Monday, March 22, 2010

Teacher Blues

Packing to go to New York for my upcoming semi-important gig, I realized that I have an embarrassing surplus of clothes, mainly work clothes that I used to wear for university teaching: stylish blouses, tailored skirts, grown-up Mary Janes with chunky heels, and the like.  I haven't worn any of these clothes since my last semester teaching, which was two years ago now, yet I'm extremely reluctant to get rid of them.  What if I ever teach again?  A good friend of mine who lives on the razor's edge of poverty in the South Bronx has given away all of her baby things in between each baby (there are three so far), saying, "God will provide."  But these clothes were expensive, I thought.  However, chastened by memories of my friend, I got out a bag and started putting things in it to give away, but the only things I could manage to part with were some recital gowns that no longer flatter me, not exactly useful or practical wear for most people browsing at the Catholic Charities thrift shop on my new town's Main Street.

When I started teaching at my university, I felt as though, my years of performing notwithstanding, I had finally found my calling.  When I was in the classroom, I was in the zone.  Taxi drivers and strangers on the subway and the street would assume I was a teacher (though that may very well have been because most middle-class-looking white women seen in poor neighborhoods in New York, like the one in which I taught, are either social workers or teachers).  I don't know if I'll ever teach again, though I suspect I will in some form.  When we moved here, I sent my academic vita to a dozen schools within a hundred miles of here (an optimistic gesture, considering I still can't drive a car).  The state schools, however, were (and stil are) all under hiring freeze, and in any case my rather eccentric background -- abandoning opera for research-based recitals; then abandoning most performing in favor of speculative music-cultural research -- makes me a less-than-obvious candidate for a teaching position in a state school, although state university teaching jobs are highly desirable gigs.  My experience teaching in a large urban university back in New York had been such a positive one that I then decided that my calling was to teach in community college. I might never teach a promising graduate student, but promising graduate students are highly overrated, I thought.  So I phoned the head of the music department at the local community college, introduced myself, and explained my work.  Somehow from this conversation he gained the mistaken impression that I was an ethnomusicologist (how anyone would draw that conclusion from my c.v. baffles me); but anyway, all his positions, including teaching voice as an adjunct, were filled.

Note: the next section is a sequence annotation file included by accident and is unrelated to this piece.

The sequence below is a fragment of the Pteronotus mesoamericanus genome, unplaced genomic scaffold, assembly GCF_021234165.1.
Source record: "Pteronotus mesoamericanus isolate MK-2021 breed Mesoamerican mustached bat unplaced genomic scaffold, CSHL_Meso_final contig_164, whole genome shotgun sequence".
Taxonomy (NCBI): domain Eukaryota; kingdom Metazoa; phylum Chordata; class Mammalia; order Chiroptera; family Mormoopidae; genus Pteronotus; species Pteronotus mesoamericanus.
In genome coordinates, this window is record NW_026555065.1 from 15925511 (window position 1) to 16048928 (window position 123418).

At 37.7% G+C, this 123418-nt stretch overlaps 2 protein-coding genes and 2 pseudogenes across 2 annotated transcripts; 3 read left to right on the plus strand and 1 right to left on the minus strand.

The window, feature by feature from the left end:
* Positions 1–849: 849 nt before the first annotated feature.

So then I decided I would get certified to teach in public school.  I dreamt of nourishing the budding talent of disadvantaged high school students in my economically-depressed community, and teaching them that the beauty and goodness of music could enrich, improve, and change their lives, as it had mine.  I spent countless hours and about a hundred dollars researching the ways my state would allow me to become certified, only to come up empty-handed.  I had numerous conversations with an educational recruiter in my area, who explained to me that my doctorate had no meaning in this context, nor did my years of teaching at the college level.  I would simply have to go back to school and get a master's degree in education, and then I'd have to do many hours of supervised student teaching.  While I agreed with her that my experience had not taught me the latest early-education pedagogical methodologies, I was confident I could learn those from books.  However, I balked at the idea of going back to school after the long, hard road to my doctorate, so it was not to be.